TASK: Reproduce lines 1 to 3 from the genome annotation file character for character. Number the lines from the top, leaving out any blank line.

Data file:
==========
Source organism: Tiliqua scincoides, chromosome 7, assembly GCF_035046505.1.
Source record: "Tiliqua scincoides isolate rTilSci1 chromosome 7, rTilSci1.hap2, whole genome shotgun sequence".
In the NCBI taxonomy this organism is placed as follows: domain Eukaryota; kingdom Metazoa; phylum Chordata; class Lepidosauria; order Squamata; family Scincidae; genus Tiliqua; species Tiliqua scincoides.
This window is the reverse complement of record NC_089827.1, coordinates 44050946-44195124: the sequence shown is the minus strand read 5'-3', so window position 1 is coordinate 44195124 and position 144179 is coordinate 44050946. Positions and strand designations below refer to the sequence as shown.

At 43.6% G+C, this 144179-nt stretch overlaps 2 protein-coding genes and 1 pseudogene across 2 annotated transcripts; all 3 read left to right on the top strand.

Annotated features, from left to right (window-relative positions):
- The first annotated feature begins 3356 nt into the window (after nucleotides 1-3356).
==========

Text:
Source organism: Tiliqua scincoides, chromosome 7, assembly GCF_035046505.1.
Source record: "Tiliqua scincoides isolate rTilSci1 chromosome 7, rTilSci1.hap2, whole genome shotgun sequence".
In the NCBI taxonomy this organism is placed as follows: domain Eukaryota; kingdom Metazoa; phylum Chordata; class Lepidosauria; order Squamata; family Scincidae; genus Tiliqua; species Tiliqua scincoides.